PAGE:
Red Sox Fantasy Draft: Breaking Down Top Third Basemen In Franchise History

Editor’s note: On Sunday, June 21 at 7 p.m. ET, NESN will air the “Red Sox Fantasy Draft.” Choosing from a pool of the top players at each position in Red Sox history, six of our MLB analysts will participate in a draft to build the best team they possibly can. In the lead up to that, we’ll be looking back at that top players at each position in franchise history. Today, it’s third basemen.

The Boston Red Sox have benefited from having some of the best third basemen in baseball history play at Fenway Park over the (many) years.

From defensive wizards to offensive forces to all-around studs, the hot corner largely has been a source of excellence throughout Red Sox history. Of course, some players were of a higher caliber and separated themselves from the pack.

With that said, here are a few of the top third basemen in Red Sox history:

Wade Boggs (1982-1992)
Let’s start this list with a Hall of Famer, shall we?

Simply put: Boggs is one of the best third basemen of all time. He was a 12-time All-Star, two-time Gold Glove Award winner, five-time batting champion, eight-time Silver Slugger winner and a World Series champion (with the New York Yankees — boo!). In his 11 seasons with the Red Sox, Boggs compiled a .338 batting average to go along with 85 homers, 687 RBIs and a .428 on-base percentage. He hit over .360 four times during his Red Sox career.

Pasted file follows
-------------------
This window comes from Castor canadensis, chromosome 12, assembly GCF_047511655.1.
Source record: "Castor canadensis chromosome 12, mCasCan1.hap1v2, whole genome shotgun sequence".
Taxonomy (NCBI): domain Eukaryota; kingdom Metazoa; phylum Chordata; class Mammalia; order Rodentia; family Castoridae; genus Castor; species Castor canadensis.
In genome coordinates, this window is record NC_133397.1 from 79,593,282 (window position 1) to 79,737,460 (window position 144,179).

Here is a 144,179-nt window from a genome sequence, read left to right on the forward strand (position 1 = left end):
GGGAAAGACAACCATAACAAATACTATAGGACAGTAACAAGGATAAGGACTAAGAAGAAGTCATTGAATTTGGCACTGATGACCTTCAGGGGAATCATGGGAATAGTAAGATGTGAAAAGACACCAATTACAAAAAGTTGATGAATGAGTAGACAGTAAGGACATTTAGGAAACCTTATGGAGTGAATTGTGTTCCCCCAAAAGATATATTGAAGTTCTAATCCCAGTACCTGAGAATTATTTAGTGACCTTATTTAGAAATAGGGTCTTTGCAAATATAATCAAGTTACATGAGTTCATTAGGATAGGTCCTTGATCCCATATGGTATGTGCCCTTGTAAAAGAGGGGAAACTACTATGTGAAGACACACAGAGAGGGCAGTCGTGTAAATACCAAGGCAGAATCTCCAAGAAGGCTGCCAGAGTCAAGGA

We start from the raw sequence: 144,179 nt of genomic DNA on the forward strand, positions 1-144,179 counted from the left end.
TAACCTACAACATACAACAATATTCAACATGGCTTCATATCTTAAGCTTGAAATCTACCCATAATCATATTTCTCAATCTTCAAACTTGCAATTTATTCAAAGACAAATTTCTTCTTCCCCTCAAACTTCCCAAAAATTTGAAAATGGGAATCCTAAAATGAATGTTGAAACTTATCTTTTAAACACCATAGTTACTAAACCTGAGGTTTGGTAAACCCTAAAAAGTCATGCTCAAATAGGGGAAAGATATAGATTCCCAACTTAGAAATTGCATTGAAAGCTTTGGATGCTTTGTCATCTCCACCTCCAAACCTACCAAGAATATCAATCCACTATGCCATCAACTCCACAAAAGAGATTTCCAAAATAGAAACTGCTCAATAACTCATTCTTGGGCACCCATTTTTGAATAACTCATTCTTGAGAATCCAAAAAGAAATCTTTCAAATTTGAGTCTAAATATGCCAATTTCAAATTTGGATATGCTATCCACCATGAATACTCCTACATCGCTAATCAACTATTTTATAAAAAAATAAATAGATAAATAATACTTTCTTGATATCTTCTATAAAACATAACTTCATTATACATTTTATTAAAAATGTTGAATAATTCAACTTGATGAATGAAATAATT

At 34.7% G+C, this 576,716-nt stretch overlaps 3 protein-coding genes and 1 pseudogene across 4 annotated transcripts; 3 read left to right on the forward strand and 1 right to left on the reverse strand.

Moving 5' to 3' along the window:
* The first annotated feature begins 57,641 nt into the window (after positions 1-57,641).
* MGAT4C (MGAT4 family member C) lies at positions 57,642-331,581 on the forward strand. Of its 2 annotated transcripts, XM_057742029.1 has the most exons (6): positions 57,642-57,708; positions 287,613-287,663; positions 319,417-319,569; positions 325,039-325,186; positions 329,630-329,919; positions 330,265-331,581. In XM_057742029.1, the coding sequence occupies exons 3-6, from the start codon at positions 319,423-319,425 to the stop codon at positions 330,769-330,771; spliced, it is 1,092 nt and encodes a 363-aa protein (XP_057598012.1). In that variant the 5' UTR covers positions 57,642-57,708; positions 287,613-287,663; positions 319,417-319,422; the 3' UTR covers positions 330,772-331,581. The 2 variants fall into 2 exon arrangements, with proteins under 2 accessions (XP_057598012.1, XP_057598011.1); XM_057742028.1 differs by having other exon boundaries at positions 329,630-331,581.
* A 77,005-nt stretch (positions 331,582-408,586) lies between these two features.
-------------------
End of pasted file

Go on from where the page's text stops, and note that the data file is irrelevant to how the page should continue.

Jimmy Collins  (1901-1907)
Collins began his big league career with the Boston Beaneaters, who eventually became the Boston Braves. Oh, and when he actually played for the Red Sox, they were called the Boston Americans. So, obviously, we’re dealing with someone who played a long time ago.

Nevertheless, we’re talking about a Hall of Famer and a player regarded as one of the best third basemen of all time. Collins was named player-manager of the Americans upon joining the franchise in 1901 and served in that role through the 1906 season. He was traded to the Philadelphia Athletics during the 1907 campaign. Collins hit .296 with 25 homers, 385 RBIs and 102 stolen bases while winning one World Series during his time with the Red Sox/Americans. He is considered the pioneer of the modern defensive play of third basemen.

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Scott Cooper (1990-1994)
Yes, Scott Cooper deserves to be here.

Cooper is one of the most underappreciated players from the early 1990s era of the Red Sox. Over five seasons in Boston, Cooper hit .284 with 27 homers and 156 RBIs while playing solid defense at third base. He was named to the American League All-Star team in both 1993 and 1994.

Rafael Devers (2017-pres)
Devers has a¬†chance to be the best player on this list. He’s that good.

Still just 23 years old, Devers has compiled a .284 average with 63 homers and 211 RBIs while winning one World Series over two-plus seasons with the Red Sox. However, his breakout 2019 offered a potential preview of sustained greatness: .311 average, 32 homers and 115 RBIs. Most importantly, Devers dramatically improved his defense last season, offering further reason to believe he is the Red Sox third baseman (note: not first baseman) of the future.